LB632 – All alcoholic beverages purchased for resale in this state prior to being resold at retail shall physically come into the possession of a licensed wholesaler and be unloaded into and distributed from the licensed wholesaler’s warehouse located in this state.

Interpretation – Under the current law, a craft brewery is allowed to deliver their products directly to a retailer; each transaction still passes through the distributor via a paper process, thus the distributor still receives their portion/fee as part of the transaction (as the transaction on paper is reflects the flow of brewery to distributor to retailer).  The change noted above would require that the beer be physically moved to the distributors premises prior to being provided to the retailer.

Opinion – This does not appear to serve any purpose other than ensuring that beer manufactured within the state is slowed in getting to the retailer, ensure the use of additional fuel and other resources to move it around, and make it considerably more difficult for local producers to get their product to their customers.

For example, a brewer in central Nebraska is contracted with a distributor in Omaha.  The brewer is informed that a local bar in the town in which his/her brewery is located wants to sell their beer.  Under the current law, the brewery is allowed to physically deliver the beer to the bar after completing the required paperwork for the distributor.  The proposed change to the law would, therefore, require the beer to be moved to the distributor in Omaha before it can be brought all the way back out to the bar.

Additionally, this has the vast potential to significantly hurt smaller distributors for whom this kind of business is important. All distributors operating in Nebraska would need to have the resources to house all of the beer between delivery from the brewery and then re-distribute it to the various retailers they serve.  This would include buildings/space to house the beer as well as the personnel and vehicles necessary to undertake this task.

LB632 – Notwithstanding section 53-123.14, if the holder of a craft brewery license or manufacturer’s license, or any person owning an interest in such license, owned an interest in a retail license located off the craft brewery’s or manufacturer’s licensed premises or off the licensed premises of a brewpub owned by the craft brewery as of January 1, 2017, such holder or owner of such interest in such license may continue to own an interest in such off-site retail license but may not acquire an interest in any additional off-site retail licenses. Notwithstanding subsection (1) of this section, the holder of such craft brewery license or manufacturer’s license may sell and directly deliver, to any retail location that it wholly owns, any beer manufactured by such craft brewery or manufacturer on its licensed premises The holder of such manufacturer’s license may continue to operate up to five retail locations which are in operation at the time such manufacturer’s license is issued and shall divest itself from retail locations in excess of five locations. The licensee shall not begin operation at any new retail location even if the licensee’s production is reduced below twenty thousand barrels per year.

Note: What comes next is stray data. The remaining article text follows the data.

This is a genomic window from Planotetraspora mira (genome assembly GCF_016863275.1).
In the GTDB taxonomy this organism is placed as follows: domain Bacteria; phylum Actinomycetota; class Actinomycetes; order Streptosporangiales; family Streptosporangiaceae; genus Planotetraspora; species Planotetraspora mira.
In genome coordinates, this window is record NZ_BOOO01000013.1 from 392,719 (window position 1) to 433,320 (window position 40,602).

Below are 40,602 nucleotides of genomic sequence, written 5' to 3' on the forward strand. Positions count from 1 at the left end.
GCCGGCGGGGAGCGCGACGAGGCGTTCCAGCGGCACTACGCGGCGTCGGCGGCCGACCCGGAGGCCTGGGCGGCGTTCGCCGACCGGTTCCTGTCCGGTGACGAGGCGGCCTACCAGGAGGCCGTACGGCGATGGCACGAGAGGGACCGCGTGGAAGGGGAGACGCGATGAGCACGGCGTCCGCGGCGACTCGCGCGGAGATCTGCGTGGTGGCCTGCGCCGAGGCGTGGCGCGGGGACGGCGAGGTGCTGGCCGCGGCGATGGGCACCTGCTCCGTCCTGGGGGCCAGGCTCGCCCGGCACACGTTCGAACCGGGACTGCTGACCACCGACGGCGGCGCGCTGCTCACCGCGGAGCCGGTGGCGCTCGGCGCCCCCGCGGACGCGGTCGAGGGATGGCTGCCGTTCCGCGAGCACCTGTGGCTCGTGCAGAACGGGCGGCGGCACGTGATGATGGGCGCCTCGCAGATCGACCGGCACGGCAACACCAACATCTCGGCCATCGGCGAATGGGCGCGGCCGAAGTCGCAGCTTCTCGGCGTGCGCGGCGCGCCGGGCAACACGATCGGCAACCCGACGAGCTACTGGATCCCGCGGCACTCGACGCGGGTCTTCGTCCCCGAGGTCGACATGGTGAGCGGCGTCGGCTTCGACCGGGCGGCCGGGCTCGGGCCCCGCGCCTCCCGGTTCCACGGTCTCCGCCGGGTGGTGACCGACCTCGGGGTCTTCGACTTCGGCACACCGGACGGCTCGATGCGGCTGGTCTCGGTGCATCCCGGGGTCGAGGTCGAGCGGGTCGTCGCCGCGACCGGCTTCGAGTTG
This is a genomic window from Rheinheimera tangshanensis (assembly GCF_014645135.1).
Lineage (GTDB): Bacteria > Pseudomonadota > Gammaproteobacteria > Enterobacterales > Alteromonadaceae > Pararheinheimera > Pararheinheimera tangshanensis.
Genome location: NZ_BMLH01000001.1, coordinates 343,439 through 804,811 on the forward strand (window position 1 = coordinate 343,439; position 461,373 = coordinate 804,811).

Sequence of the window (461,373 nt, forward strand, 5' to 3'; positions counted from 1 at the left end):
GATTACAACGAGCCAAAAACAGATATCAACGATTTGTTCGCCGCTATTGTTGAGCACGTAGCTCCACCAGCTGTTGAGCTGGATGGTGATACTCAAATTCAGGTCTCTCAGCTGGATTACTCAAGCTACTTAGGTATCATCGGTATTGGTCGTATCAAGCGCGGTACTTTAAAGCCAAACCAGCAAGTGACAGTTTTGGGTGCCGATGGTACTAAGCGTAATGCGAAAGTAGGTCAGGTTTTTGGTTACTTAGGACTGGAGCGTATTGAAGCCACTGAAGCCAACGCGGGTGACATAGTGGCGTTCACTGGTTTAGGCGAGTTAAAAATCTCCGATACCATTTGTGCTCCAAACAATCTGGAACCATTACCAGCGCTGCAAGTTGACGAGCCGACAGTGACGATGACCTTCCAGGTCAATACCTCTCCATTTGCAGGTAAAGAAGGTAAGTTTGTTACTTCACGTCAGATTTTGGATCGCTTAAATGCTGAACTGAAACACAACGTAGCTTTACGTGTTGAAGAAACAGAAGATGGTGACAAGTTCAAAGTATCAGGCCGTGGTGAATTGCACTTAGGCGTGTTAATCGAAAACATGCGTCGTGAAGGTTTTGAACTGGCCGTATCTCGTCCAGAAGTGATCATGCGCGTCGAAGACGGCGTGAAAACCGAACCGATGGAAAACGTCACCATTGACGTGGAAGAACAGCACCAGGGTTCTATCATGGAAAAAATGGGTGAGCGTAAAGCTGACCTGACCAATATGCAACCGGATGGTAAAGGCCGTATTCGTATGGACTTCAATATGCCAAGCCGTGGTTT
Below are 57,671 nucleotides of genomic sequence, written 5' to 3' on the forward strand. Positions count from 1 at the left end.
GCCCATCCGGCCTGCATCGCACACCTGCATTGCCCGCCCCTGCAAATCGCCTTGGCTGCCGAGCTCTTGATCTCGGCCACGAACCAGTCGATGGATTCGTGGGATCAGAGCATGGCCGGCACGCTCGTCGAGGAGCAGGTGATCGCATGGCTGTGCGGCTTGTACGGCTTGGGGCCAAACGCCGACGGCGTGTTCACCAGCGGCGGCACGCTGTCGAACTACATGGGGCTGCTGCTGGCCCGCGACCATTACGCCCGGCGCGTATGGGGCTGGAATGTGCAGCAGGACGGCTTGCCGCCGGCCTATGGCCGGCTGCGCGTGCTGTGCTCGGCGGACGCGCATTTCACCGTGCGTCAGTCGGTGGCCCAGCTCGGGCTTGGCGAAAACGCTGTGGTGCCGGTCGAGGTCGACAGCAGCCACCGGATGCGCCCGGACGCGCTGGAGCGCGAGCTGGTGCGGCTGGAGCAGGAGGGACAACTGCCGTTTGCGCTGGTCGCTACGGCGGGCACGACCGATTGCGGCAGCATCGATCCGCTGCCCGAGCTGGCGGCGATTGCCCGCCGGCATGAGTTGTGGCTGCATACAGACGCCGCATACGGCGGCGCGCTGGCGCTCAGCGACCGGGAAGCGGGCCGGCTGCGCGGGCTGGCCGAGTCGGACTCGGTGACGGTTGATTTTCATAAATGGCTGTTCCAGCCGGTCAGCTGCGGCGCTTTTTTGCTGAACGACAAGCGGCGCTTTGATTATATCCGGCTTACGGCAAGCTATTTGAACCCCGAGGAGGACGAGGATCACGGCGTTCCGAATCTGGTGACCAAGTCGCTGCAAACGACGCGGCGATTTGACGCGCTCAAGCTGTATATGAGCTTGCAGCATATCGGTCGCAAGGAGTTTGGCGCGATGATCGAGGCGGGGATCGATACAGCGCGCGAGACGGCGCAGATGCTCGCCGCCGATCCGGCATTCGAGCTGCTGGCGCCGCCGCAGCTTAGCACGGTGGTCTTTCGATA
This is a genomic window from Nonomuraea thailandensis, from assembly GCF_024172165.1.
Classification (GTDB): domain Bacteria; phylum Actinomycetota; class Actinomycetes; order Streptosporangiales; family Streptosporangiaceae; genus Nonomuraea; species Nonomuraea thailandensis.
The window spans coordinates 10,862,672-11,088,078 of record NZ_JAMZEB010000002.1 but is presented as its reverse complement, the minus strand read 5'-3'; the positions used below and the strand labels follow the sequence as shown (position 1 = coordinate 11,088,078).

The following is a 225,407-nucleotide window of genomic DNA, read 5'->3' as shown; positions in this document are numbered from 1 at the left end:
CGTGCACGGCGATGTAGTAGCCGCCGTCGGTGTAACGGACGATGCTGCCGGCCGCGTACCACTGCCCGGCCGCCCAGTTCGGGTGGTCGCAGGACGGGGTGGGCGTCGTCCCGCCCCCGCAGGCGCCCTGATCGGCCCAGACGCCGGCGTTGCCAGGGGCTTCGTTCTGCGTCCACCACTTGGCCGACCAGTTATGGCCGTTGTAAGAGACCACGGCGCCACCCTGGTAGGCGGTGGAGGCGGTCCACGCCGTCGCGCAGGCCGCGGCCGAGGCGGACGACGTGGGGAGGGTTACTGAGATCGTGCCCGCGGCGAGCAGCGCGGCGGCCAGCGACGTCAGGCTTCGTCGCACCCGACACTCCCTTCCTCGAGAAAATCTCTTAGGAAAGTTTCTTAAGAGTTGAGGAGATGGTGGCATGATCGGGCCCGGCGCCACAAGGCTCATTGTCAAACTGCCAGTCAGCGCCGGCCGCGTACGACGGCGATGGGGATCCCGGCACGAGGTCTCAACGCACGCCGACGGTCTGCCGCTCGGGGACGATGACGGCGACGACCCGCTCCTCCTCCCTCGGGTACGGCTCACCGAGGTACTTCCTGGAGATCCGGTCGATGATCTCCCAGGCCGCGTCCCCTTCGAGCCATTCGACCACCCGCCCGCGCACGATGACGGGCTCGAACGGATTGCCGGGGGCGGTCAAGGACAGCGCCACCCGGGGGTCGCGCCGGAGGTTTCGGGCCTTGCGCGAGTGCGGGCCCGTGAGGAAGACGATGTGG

Interpretation – Last year (2016), LB1105 was approved by the Nebraska Legislature.  As enacted, this clause (as seen in strike-through text above) granted craft breweries producing less than twenty thousand barrels per year the ability to have up to 5 separate locations, as well as the power to transfer their beer between those locations without requiring the need to have the physical product go through a distributor.  LB632 revokes that.

Opinion – The proposed amendment to this clause serves to unfairly limit small business owners (craft brewers) from continuing to invest in their communities and the state of Nebraska.  It seems unlikely, if not unheard of, that other small local manufacturers would be limited to selling their product from a single location.  This clearly serves to limit employment and investment in our local communities by the craft brewers; this in turn does not allow for the related benefits to the state of Nebraska.  Large national and multi-national brewers will not directly employ Nebraska citizens to run Tap Rooms, Beer Halls, brewpubs, or other local establishments that provide local jobs and pay local and state taxes not only on their sales and the establishment itself, but also through the tax given to the state from/through the employ of these same citizens.

2 thoughts on “Nebraska! Don’t Kill Our Craft! (Beer that is)

    1. Senator Tyson Larson from O’Neil Nebraska is the sponsor of the Bill. The Bill appears to be an effort to stop existing Craft Breweries from opening additional locations beyond what existed as of January 1st, 2017. Additionally, it would require all beer sold by a Nebraska Craft Brewery to be transferred to a distributors physical premises, before being delivered to a retailer. Currently a Craft Brewery can process paperwork through a distributor, but then they can deliver or have it picked up to get it to the retailer.

      All of this has the effect of benefitting “Big Beer”, and one very large distributor in the state.

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